Mr. T’s real name is Laurence Tero Tureaud. Mr. T is famous for many things, including the wearing of excessive amounts of jewelry. He started this habit when he was working as a bouncer, wearing jewelry items that had been left behind by customers at a nightclub so that the items might be recognized and claimed. It was also as a bouncer that he adopted the name Mr. T. His catch phrase comes from the movie “Rocky III”. In the film, before he goes up against Rocky Balboa, Mr. T says, “No, I don’t hate Balboa, but I pity the fool”. He parlayed that line into quite a bit of success. He had a reality TV show called “I Pity the Fool”, and produced a motivational video called “Be Somebody … or Be Somebody’s Fool!”.

“The A-Team” is an action television series that originally ran in the eighties. The A-Team was a group of ex-US special forces personnel who became mercenaries. Star of the show was Hollywood actor George Peppard (as “Hannibal” Smith), ably assisted by Mr. T (as “B.A.” Baracus) and Robert Vaughn (as Hunt Stockwell).

12. Horse with a reddish-brown body : BAY
Bay is a reddish-brown color. The term “bay” usually describes the coat of a horse, or a horse with a coat of such a color.

14. Russian newspaper founded in 1912 : PRAVDA
The political newspaper “Pravda” has for about a century been associated with the Communist Party of the Soviet Union and now of the Communist Party of the Russian Federation. “Pravda” was founded just before WWI by Russian revolutionaries. It was closed down after the Communist Party of the Soviet Union was banned by President Boris Yeltsin in 1991, although a group of journalists opened a new paper with the same title just a few weeks later. Eventually, the new “Pravda” was purchased by the Communist Party of the Russian Federation when it emerged as political force starting in 1996. “Pravda” is Russian for “truth”.

The political newspaper “Pravda” has for about a century been associated with the Communist Party of the Soviet Union and now of the Communist Party of the Russian Federation. “Pravda” was founded just before WWI by Russian revolutionaries. It was closed down after the Communist Party of the Soviet Union was banned by President Boris Yeltsin in 1991, although a group of journalists opened a new paper with the same title just a few weeks later. Eventually, the new “Pravda” was purchased by the Communist Party of the Russian Federation when it emerged as political force starting in 1996. “Pravda” is Russian for “truth”.

26. Davis of “Miss Fisher’s Murder Mysteries” : ESSIE
Essie Davis is an actress from the island of Tasmania in Australia.

31. Note in a kitty, perhaps : IOU
The pot in a card game has been referred to as the kitty since the 1880s. It’s not certain how the name “kitty” evolved but possibly it came from “kit”, the necessary equipment for the game.

33. Sunni and Shia, for two : SECTS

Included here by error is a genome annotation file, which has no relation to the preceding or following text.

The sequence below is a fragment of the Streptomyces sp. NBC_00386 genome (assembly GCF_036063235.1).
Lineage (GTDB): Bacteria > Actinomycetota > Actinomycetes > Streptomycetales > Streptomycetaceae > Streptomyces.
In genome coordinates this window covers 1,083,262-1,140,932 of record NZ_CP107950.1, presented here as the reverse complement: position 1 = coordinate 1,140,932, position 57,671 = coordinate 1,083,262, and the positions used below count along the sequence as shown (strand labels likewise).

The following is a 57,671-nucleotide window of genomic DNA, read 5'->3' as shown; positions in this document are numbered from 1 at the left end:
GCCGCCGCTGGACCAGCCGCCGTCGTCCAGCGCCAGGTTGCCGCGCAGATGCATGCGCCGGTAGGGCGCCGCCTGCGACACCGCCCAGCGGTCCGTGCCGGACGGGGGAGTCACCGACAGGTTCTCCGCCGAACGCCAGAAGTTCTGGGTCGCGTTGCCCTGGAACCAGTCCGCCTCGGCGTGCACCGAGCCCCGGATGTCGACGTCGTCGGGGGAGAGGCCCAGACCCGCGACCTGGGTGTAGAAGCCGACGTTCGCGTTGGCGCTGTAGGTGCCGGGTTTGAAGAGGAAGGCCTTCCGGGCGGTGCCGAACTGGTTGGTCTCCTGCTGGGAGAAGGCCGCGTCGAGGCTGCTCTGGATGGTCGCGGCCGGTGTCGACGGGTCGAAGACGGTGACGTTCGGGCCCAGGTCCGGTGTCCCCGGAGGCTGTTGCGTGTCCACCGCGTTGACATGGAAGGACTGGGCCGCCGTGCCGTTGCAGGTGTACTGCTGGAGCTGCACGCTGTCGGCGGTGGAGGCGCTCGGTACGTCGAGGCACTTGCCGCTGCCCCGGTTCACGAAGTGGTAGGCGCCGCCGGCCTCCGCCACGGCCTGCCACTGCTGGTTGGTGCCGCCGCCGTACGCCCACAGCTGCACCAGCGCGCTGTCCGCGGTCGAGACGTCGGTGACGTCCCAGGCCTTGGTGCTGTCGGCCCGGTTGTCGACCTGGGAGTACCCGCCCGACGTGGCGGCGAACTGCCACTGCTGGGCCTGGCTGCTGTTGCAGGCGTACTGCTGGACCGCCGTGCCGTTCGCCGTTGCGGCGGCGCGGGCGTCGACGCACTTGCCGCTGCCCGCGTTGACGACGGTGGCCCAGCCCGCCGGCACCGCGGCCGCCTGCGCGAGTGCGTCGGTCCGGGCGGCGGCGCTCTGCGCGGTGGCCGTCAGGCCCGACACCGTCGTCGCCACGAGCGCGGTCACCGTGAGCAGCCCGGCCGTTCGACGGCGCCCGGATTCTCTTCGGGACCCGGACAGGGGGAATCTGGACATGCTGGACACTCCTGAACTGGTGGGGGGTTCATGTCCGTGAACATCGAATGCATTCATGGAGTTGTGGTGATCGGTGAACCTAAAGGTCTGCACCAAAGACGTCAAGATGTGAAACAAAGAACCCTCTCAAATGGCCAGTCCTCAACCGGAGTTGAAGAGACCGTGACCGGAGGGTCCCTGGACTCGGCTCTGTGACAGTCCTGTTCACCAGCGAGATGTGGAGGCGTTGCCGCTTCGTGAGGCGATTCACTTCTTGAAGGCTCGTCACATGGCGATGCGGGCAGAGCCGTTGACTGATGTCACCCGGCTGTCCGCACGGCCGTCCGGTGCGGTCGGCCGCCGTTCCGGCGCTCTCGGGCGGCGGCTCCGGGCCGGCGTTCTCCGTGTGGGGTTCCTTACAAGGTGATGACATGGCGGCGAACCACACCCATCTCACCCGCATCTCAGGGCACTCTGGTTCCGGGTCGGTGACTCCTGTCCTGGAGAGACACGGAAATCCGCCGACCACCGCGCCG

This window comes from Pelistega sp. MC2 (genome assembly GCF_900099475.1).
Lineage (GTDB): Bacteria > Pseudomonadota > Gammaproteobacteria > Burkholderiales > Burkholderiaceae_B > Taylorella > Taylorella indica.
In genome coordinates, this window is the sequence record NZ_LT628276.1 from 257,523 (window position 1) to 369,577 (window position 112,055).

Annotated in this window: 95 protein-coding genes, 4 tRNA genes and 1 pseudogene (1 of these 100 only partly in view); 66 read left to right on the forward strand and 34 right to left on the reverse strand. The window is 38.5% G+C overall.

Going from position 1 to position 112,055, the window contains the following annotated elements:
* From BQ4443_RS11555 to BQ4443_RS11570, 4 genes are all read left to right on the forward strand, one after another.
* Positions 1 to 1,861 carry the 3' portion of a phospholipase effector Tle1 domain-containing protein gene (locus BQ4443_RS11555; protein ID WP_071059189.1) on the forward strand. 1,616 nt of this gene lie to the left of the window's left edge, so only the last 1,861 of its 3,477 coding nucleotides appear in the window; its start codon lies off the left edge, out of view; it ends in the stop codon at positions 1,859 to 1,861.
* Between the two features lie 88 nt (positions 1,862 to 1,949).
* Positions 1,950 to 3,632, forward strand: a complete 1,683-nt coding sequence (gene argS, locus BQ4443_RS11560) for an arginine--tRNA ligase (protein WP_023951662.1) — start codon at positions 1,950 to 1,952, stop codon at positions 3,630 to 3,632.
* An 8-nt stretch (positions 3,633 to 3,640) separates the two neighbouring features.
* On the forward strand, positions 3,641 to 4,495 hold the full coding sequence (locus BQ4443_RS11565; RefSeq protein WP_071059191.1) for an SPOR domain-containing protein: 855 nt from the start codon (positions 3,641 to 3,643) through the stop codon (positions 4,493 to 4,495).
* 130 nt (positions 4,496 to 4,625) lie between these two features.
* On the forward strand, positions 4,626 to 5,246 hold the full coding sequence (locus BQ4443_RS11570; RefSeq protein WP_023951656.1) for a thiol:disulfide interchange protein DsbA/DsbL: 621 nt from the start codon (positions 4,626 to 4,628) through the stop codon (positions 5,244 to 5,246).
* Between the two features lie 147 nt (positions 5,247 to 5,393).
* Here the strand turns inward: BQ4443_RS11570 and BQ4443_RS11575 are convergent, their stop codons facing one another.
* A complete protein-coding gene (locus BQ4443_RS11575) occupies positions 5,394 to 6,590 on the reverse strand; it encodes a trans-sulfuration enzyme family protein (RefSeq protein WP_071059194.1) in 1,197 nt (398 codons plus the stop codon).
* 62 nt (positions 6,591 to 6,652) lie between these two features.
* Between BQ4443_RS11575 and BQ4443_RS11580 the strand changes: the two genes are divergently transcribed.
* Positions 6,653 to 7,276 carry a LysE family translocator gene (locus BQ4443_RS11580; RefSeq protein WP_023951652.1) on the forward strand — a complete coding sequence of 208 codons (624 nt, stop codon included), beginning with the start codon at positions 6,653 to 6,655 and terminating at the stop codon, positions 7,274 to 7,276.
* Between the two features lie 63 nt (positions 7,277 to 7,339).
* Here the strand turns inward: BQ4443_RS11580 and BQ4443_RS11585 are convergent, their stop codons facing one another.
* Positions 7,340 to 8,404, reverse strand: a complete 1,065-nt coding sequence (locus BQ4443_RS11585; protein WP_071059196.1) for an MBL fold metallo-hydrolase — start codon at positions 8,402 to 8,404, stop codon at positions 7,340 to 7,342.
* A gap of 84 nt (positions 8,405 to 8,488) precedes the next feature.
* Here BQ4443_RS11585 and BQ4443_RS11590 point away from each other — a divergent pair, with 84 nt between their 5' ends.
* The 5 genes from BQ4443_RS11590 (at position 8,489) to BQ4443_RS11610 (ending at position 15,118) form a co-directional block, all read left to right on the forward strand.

The Islamic sects of Sunni and Shia Muslims differ in the belief of who should have taken over leadership of the Muslim faithful after the death of the Prophet Muhammad. Followers of the Sunni tradition agree with the decision that the Prophet Muhammad’s confidante Abu Bakr was the right choice to become the first Caliph of the Islamic nation. Followers of the Shia tradition believe that leadership should have stayed within the Prophet Muhammad’s own family, and favoured the Prophet’s son-in-law Ali.

34. Pacific greeting : ALOHA
The Hawaiian word “Aloha” has many meanings in English: affection, love, peace, compassion and mercy. More recently “aloha” has come to mean “hello” and “goodbye”, but only since the mid-1800s.

38. The Sun Devils’ sch. : ASU
Arizona State University (ASU) has a long history, founded as the Tempe Normal School for the Arizona Territory in 1885. The athletic teams of ASU used to be known as the Normals, then the Bulldogs, and since 1946 they’ve been called the Sun Devils.

39. “Kidnapped” monogram : RLS
Robert Louis Stevenson (RLS) was a Scottish author who was famous for his novels “Treasure Island”, “Kidnapped” and “The Strange Case of Dr Jekyll and Mr Hyde”.

40. Three-dimensional fig. : SPH
Sphere (sph.)

45. Chinese revolutionary Sun ___ : YAT-SEN
Sun Yat-sen is known as the “Father of the Nation” in China, and is uniquely revered in both the mainland of China and on the island of Taiwan. During his rule as president of the country he promoted his political philosophy known at the Three Principles of the People, namely nationalism, democracy and the people’s livelihood.

46. Served à la cherries jubilee : FLAMBE
Cherries jubilee might be considered a “light” dessert, certainly not due to the calorie count, but rather due to the “lighting” of the liqueur that is poured over the cherries. Usually one takes cherries, pours a liqueur like Kirschwasser (German for “cherry water”) and then sets the liqueur alight and flambés the cherries. The reduced liqueur and cherries are then poured as a source over vanilla ice cream. Apparently the recipe was invented by French Chef Auguste Escoffier at the Savoy Hotel restaurant in London, to celebrate one of Queen Victoria’s jubilees.

51. Stands at funerals : BIERS
Biers are the special stands on which one rests a coffin for a service, or perhaps if the corpse is to lie in state. A bier may have wheels on it so that it can be used to transport the coffin to the graveside. The original biers were just flat pieces of wood on which the body was placed, covered with a shroud. Nowadays, we place the body in a casket, and then onto the bier.